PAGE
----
Category: Salvation, Word: JUSTIFICATION

January 8, 2016 | by: Kendell Easley, prepared by Dave Maniquis | 0 Comments

Posted in: 52 Words


Therefore, let it be known to you, brothers, that through this man [Jesus] forgiveness of sins is being proclaimed to you, and everyone who believes in Him is justified from everything, which you could not be justified from through the law of Moses. (Acts 13:38-39)

DEFINITION: Justification is God’s judicial declaration that a sinner who believes in Christ is counted righteous instead of guilty, based on Jesus’ death on his or her behalf. Christ’s righteousness is imputed (reckoned) to the sinner just as God imputed sin to Christ on the cross.

The language of justification is primarily legal or forensic, based on the biblical notion, “Won’t the Judge of all the earth do what is just?” (Gen. 18:25). The following facts provide the background for understanding the biblical teaching on justification.

  • God always does (and pronounces judgment) according to what is righteous.
  • All mankind must appear before Him for judgment.
  • All persons are guilty of sin before Him.

If there is any hope for a human to be acquitted—to escape God’s condemnation—then God must justify those who are in fact guilty before Him. And the way He does this with integrity is by a kind of bookkeeping exchange: God credits Christ’s righteous life and sacrificial death to sinners, so that sinners do not bear the penalty of their sins; rather Christ has already done so. In the words of Paul, God “declares righteous the ungodly” through faith (Rom. 4:5).

Paul is the biblical writer who fully developed justification as the foundation for understanding salvation. (Of the 39 instances of the verb “justify” in the New Testament, 29 of them come from Paul’s letters or recorded words.) He found the key for this in Genesis 15:6: “Abram believed the Lord, and He credited it to him as righteousness” (see Rom. 4:3, 9:22; Gal. 3:16). Martin Luther in the sixteenth century made his rediscovery of “justification by faith alone” the touchstone of the Reformation. This differed from justification by faith plus good works or keeping of the law, and this has been the distinguishing mark of Protestants ever since.

Careful Bible students have maintained these distinct ways to speak of justification:

  • Justification by God’s grace: God’s undeserved favor is the origin or source of righteousness.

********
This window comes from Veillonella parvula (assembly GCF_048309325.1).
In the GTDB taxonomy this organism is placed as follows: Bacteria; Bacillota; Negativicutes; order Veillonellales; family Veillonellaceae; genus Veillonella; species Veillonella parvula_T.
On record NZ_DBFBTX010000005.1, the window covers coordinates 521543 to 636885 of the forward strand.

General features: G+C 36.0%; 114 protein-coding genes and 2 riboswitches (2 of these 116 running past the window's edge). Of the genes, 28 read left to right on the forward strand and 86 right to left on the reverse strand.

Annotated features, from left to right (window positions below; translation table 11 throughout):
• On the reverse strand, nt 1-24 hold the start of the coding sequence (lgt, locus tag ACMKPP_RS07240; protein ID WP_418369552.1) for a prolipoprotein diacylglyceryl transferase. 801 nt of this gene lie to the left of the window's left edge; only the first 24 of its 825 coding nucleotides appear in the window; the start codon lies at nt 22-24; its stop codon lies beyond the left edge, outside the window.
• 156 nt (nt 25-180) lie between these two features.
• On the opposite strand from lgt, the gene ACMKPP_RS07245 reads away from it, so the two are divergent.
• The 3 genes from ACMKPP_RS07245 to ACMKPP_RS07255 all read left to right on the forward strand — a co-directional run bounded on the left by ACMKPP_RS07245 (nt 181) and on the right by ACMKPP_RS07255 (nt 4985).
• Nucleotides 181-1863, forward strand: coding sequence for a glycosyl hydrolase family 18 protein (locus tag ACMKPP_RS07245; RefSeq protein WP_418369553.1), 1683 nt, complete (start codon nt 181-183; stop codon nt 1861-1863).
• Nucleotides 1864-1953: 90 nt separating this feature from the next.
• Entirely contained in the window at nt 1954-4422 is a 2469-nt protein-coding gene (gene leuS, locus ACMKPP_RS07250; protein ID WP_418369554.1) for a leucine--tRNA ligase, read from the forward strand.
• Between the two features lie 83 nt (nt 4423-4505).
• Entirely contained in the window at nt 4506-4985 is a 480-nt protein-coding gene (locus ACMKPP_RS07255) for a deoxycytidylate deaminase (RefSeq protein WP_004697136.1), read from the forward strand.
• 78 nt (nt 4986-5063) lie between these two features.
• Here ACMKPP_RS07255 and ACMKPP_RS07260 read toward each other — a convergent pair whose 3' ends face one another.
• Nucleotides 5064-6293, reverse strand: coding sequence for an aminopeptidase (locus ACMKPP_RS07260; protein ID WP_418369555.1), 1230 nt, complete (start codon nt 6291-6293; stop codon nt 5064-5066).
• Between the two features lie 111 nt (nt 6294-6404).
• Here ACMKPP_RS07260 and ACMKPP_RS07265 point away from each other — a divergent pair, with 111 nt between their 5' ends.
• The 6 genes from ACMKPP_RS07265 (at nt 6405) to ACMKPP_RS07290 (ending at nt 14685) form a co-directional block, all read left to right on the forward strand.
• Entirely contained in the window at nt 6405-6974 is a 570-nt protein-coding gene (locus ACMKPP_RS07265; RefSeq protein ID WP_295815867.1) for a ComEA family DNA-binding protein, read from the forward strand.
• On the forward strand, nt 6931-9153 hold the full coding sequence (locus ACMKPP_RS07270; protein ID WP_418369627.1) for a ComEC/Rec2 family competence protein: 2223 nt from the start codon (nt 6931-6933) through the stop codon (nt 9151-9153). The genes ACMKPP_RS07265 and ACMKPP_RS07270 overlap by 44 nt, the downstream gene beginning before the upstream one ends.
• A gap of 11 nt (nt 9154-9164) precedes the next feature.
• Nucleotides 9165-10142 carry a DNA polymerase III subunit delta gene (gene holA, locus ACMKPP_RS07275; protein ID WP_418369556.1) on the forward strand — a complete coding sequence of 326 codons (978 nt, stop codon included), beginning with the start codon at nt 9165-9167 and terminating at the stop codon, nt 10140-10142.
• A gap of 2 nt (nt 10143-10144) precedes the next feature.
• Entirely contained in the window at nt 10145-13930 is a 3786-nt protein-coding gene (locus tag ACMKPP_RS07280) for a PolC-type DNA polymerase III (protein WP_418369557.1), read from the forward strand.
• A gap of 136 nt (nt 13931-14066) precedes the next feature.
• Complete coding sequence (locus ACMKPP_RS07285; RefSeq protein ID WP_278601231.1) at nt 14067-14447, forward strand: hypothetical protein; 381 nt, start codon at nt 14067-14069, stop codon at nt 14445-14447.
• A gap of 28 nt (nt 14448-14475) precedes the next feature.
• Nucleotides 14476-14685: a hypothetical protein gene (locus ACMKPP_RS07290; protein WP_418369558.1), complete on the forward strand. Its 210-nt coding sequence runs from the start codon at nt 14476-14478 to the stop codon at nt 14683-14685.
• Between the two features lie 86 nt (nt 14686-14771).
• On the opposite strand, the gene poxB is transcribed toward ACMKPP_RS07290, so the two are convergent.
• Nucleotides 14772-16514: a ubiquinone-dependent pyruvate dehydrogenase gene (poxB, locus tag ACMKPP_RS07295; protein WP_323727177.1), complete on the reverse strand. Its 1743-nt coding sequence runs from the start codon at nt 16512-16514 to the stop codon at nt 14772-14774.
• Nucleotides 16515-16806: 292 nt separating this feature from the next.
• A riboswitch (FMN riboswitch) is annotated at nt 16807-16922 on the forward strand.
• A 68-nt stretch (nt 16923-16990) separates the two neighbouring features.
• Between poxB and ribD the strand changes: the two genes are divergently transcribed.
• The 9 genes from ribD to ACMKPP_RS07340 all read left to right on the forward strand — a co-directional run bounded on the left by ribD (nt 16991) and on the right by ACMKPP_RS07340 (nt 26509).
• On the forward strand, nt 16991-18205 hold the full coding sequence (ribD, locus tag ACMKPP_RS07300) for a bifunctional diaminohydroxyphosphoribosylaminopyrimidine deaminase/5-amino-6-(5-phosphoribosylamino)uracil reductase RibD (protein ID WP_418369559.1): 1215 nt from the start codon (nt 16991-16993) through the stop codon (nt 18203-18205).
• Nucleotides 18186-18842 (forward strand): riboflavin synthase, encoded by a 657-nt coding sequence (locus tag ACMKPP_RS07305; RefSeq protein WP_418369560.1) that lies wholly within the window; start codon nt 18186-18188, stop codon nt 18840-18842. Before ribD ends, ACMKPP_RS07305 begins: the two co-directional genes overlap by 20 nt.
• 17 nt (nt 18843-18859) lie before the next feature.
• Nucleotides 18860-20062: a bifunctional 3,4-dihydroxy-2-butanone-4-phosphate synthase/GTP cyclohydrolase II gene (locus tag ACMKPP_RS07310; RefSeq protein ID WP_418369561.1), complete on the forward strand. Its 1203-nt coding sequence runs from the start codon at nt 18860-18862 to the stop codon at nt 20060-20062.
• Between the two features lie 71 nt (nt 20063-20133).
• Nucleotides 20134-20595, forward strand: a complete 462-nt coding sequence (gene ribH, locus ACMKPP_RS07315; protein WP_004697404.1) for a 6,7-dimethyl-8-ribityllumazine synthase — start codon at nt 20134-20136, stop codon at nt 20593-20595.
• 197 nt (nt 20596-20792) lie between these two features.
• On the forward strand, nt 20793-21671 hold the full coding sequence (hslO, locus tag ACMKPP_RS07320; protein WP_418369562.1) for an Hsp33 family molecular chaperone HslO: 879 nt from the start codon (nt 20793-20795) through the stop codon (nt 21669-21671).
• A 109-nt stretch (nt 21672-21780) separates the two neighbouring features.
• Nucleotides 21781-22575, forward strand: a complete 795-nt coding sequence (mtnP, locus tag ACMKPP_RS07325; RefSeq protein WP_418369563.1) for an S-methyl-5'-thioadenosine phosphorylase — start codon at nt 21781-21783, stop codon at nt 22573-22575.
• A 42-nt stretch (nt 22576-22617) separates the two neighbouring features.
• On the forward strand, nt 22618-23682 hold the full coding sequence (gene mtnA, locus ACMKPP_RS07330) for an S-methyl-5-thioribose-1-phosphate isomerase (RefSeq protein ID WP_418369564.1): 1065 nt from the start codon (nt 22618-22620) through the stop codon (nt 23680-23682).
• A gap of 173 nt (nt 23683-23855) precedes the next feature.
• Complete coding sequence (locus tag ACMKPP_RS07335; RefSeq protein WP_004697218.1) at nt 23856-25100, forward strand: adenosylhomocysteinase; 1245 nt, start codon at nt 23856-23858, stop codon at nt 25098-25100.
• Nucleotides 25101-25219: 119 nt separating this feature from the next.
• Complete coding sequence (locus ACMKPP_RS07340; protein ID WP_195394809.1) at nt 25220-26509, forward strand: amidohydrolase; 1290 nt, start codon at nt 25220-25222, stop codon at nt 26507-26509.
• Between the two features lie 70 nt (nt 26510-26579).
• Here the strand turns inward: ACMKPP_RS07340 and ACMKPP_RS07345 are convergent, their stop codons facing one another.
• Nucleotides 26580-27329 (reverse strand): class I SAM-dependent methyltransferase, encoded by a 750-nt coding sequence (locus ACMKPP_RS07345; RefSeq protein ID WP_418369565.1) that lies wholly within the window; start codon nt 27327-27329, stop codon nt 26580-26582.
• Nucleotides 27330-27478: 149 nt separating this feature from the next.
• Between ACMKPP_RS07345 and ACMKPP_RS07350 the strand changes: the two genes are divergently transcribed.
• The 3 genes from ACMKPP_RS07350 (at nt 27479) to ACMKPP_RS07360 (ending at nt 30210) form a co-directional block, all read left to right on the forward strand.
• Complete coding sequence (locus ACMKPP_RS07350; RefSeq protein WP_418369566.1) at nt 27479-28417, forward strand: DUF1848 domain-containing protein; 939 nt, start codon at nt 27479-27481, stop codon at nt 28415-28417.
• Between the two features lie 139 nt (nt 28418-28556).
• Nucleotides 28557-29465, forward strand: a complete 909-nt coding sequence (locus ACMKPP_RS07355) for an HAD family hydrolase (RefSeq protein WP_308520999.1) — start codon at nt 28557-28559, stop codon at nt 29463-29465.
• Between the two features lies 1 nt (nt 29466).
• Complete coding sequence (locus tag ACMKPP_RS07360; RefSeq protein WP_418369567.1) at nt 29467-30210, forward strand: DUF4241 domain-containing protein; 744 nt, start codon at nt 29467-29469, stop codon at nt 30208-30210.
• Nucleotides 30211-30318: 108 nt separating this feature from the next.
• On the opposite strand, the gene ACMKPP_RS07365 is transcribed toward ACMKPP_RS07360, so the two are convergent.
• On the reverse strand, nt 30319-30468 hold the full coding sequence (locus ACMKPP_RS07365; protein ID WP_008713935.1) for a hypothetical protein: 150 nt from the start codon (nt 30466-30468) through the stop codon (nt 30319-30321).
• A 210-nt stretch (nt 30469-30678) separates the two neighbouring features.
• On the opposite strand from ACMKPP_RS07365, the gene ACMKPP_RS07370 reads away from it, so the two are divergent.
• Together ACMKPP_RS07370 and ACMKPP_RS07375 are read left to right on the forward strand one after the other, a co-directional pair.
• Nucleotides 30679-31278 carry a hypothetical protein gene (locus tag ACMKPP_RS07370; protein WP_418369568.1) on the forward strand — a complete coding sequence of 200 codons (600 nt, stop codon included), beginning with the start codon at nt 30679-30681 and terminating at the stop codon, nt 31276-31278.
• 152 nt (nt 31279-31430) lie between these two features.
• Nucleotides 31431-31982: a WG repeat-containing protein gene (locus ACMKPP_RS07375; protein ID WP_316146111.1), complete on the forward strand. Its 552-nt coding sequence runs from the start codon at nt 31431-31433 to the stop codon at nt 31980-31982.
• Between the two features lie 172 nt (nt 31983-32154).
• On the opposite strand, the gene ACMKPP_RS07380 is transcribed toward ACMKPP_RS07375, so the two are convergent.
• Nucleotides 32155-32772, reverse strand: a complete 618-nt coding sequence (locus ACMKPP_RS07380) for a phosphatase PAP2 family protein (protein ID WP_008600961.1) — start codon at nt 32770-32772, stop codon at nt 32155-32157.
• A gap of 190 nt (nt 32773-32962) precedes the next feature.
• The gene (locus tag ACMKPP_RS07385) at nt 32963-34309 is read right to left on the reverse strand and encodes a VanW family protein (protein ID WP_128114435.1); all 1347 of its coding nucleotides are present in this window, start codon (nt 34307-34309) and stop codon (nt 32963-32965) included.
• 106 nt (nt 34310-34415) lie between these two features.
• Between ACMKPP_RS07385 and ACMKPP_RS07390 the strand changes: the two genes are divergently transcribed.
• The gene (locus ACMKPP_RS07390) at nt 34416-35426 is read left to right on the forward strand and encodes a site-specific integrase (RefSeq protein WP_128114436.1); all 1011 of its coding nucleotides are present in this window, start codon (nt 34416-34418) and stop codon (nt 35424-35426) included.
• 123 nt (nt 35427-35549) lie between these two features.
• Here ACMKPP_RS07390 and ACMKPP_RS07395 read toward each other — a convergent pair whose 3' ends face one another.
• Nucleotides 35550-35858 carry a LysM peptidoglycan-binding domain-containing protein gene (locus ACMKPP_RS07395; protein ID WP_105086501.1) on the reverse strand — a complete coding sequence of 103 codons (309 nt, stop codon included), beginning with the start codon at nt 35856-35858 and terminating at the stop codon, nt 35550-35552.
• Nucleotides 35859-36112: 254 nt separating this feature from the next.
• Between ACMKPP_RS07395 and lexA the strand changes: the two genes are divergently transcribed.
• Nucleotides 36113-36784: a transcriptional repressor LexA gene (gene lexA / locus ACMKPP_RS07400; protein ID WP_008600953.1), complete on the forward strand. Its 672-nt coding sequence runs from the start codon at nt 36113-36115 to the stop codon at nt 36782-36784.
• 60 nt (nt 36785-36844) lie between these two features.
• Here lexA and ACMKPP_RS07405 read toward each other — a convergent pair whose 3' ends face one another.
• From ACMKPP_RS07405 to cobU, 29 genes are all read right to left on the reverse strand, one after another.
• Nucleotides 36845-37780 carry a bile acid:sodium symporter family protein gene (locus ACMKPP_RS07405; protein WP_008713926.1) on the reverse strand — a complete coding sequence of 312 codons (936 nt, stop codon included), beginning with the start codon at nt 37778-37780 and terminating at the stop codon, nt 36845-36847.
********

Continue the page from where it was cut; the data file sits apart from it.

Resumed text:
• Justification by Christ’s blood: Jesus’ death is the ground or basis of one’s righteousness.
  • Justification by faith: the sinner’s trust is the instrument or condition of righteousness. In particular, this means that faith is itself never to be considered a good work that is somehow the sinner’s contribution to salvation.

To this should be added the discussion from the Epistle of James that good works are the expected fruit or evidence that one has been justified (James 2). Two great teachings that came from the Reformation recovery of justification were these: (1) belief that one could have confidence that one was certainly justified (“assurance of salvation”) and (2) belief that the justified sinner could never become unjustified (“security of the believer”). During the medieval period, both these were vigorously denied, and they continue to be matters disputed by Christians today.

REFLECTION: Why focus on justification as the legal concept of the “declaration of righteousness?” Why distinguish between “justification by faith” and “Justification by grace?”

PRAYER: God You justify all those who come to You by faith in Jesus Christ’s death on their behalf. Thank You for the gift of righteousness and forgiveness through Our Lord. Amen.


Dave Maniquis

Dave Maniquis is a Teaching Elder at Restoration Church. He holds a BA in History from Rutgers University and an MA in Biblical Studies from Reformed Theological Seminary. He enjoyed a 23-year career in the U.S. Government, working and traveling extensively in Western and Eastern Europe. He has been a Christian for most of his adult life and has been involved in church planting, overseas as well as here in Port Orange, teaching the Bible and speaking into others’ lives with the Gospel. He is married to Maureen and they have two wonderful sons, Dylan and Evan.


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